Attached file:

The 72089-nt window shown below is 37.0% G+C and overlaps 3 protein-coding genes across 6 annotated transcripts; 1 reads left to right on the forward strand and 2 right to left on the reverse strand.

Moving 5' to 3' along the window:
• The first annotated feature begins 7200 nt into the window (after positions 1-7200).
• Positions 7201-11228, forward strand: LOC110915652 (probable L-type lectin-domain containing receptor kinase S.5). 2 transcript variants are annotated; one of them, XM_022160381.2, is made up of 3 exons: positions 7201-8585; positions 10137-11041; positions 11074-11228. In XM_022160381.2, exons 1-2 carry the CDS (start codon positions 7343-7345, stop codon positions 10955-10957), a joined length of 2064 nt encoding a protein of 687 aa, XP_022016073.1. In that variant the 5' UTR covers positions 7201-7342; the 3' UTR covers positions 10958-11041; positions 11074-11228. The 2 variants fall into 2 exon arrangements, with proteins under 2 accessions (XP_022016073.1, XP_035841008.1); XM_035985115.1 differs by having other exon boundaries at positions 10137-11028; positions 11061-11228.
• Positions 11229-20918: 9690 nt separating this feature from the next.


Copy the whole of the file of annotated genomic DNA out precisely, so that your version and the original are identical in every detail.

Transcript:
The 72089-nt window shown below is 37.0% G+C and overlaps 3 protein-coding genes across 6 annotated transcripts; 1 reads left to right on the forward strand and 2 right to left on the reverse strand.

Moving 5' to 3' along the window:
• The first annotated feature begins 7200 nt into the window (after positions 1-7200).
• Positions 7201-11228, forward strand: LOC110915652 (probable L-type lectin-domain containing receptor kinase S.5). 2 transcript variants are annotated; one of them, XM_022160381.2, is made up of 3 exons: positions 7201-8585; positions 10137-11041; positions 11074-11228. In XM_022160381.2, exons 1-2 carry the CDS (start codon positions 7343-7345, stop codon positions 10955-10957), a joined length of 2064 nt encoding a protein of 687 aa, XP_022016073.1. In that variant the 5' UTR covers positions 7201-7342; the 3' UTR covers positions 10958-11041; positions 11074-11228. The 2 variants fall into 2 exon arrangements, with proteins under 2 accessions (XP_022016073.1, XP_035841008.1); XM_035985115.1 differs by having other exon boundaries at positions 10137-11028; positions 11061-11228.
• Positions 11229-20918: 9690 nt separating this feature from the next.